Jo Willoughby is on a mission to help organisations stay relevant and competitive by realising…
Advisor Insights – Mark Wray Chairman, Board Director, Certified Chair
Mark Wray is a highly respected Chair & Director, with 30 years CEO and CFO Experience for public and private companies across Australia, Asia and North America.
As a Certified Chair, Mark has developed a carefully curated portfolio of companies that he supports to define and execute on their strategic vision. In this Advisor Insights conversation with Louise Broekman, CEO of the Advisory Board Centre, Mark shares his story and top tips for businesses and advisors wanting to get the most out of their Advisory structure.
The Advisor Insights series are unfiltered conversations giving you a lens into real people and real businesses within the Advisor ecosystem.
I think the first step is, you come out of big corporates and you think I’m going to walk into an ASX 200. Well, that’s not going to happen. You’re not going to get those sorts of directorships straight up. There’s a range of options. I found the advisory board method was a great way to build my portfolio.
LISTEN TO THE PODCAST
READ THE TRANSCRIPT
Welcome Mark, to our Advisory Board Insights. I really appreciate you taking the time out in a beautiful location, it looks like!
Yes, Sydney, Louise. It’s lovely. Lovely to catch up with you guys as well.
Thanks for taking the time. To start with Mark, I’d love to hear more about your story.
I’m a 30 year career executive. I did do a few degrees as most people do. They knock out a science degree. Then wonder what to do with that, then knock out an accounting degree. And in the eighties you had to have an accounting degree, with a law degree. So I’ve had to knock out a law degree. Your father says, you better go get a job, you’ve got more degrees than a thermometer. So, do that. I’ve had a wonderful career, with groups like Wesfarmers, that taught a lot me a lot around the importance of strategy. Seven years within that group is a really powerful time. And, overseas experience, it’s always good to see how the world operates in Asia and America and the UK. In the nineties, when you still had a chance to get away overseas with work! And then some wonderful experience in James Hardy, came back there and it was a lovely time, it was seven years in that whole traumatic time of their business, resetting it.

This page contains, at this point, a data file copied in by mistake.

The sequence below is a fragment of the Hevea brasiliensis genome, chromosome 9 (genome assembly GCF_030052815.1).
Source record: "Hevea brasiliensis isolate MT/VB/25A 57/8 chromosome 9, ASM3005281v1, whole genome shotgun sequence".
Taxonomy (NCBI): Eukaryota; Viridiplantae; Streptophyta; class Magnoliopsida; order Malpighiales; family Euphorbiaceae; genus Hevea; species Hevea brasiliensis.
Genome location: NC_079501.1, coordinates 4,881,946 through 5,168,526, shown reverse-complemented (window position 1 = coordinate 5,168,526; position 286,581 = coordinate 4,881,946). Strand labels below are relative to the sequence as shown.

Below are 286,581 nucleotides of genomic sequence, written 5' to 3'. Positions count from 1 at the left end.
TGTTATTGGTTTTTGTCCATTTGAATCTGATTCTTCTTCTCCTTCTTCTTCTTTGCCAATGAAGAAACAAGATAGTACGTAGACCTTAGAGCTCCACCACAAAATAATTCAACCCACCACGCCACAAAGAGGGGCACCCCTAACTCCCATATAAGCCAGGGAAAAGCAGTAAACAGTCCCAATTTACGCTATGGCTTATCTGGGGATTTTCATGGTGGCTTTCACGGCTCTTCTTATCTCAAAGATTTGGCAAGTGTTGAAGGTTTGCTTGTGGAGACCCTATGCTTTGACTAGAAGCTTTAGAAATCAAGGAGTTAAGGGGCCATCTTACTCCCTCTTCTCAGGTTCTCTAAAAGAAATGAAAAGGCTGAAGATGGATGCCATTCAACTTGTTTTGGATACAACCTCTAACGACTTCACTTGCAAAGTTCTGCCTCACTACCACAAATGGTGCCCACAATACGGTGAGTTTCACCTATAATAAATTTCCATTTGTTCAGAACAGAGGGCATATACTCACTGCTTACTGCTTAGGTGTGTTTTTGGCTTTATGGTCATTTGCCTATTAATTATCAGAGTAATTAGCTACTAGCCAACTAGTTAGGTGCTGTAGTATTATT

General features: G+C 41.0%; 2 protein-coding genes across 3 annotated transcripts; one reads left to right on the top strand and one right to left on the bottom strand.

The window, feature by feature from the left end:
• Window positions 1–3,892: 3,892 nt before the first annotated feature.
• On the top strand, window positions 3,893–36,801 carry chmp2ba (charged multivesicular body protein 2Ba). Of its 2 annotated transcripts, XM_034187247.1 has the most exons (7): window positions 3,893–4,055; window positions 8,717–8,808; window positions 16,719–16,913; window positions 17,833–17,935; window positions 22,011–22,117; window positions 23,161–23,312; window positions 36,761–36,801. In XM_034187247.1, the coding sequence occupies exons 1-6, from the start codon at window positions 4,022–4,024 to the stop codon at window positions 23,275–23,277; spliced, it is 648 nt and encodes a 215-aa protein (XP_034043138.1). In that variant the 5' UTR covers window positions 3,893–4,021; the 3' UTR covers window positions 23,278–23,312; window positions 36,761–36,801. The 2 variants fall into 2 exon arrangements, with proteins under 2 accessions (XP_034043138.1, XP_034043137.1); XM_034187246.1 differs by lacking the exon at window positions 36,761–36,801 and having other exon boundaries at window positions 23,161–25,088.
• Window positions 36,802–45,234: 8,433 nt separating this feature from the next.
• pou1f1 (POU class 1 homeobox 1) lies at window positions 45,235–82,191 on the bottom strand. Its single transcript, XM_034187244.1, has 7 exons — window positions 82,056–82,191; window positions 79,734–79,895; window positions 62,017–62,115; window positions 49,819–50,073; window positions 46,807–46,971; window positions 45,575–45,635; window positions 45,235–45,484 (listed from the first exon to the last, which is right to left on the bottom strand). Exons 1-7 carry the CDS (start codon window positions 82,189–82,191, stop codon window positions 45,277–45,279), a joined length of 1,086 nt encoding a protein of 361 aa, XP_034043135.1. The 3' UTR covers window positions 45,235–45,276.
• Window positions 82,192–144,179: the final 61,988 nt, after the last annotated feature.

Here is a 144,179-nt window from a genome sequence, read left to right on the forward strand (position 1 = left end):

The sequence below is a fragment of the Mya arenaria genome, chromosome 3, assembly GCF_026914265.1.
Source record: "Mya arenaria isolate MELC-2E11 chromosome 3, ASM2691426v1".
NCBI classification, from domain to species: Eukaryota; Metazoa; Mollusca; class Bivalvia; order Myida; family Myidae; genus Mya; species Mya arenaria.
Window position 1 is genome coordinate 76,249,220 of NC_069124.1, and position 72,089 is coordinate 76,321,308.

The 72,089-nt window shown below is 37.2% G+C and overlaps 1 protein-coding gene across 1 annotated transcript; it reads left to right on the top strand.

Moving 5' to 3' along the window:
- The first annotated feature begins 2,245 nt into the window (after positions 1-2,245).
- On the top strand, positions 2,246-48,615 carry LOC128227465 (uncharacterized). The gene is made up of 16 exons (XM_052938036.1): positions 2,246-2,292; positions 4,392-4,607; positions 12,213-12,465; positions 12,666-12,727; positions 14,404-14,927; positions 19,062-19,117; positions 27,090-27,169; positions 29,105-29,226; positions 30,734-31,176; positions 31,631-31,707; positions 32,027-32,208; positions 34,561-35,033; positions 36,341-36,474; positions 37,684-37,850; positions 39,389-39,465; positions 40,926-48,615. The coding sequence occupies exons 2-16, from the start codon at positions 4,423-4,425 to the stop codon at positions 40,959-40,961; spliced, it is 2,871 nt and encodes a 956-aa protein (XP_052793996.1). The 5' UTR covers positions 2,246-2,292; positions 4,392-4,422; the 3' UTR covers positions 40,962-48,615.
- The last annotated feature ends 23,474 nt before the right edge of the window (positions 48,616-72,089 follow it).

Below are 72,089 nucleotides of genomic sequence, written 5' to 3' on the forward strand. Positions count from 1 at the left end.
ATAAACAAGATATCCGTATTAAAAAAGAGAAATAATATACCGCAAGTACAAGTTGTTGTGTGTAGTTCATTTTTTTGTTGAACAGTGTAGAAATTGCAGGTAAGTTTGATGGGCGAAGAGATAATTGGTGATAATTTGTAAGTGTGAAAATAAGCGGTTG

These skills out of James Hardy and these big firms give you a lot of skills in regards to structure, process and discipline. You know, lots of projects so they are able to bring project management training to put you through in order to get projects done. So you might have a finance background but they still expect projects to be done in a structured, disciplined way. And so that was a wonderful there. So if you’ve got some of that sort of experience 20 odd years in large corporates, you can then start to apply it to large food and ag groups. And that’s where I went into the Steggles group as their CFO and general counsel, bringing those skills of setting the strategy, resetting businesses, doing it in a structured, disciplined way, and had five years there and then applied it to another big group.
The Craig Mostyn group, another big family group, $600 million turnover, ended up getting the CEO role there, but applying all those principles. So having had a wonderful executive career, embarked on the board career, that’s always a start. Most of us are all saying, well, we’ve done this for 30 years, I might be getting in my late fifties or sixties and you can start your career anytime you like, but in my case, I wanted to start it then. I tentatively went out for six months and thought, Oh, have I done the right thing without lining them up. I use a combination of the advisory board method and the governance board method and it’s been quite successful.
It would be great for you to share what’s been your experience around advisory boards and what that has been like?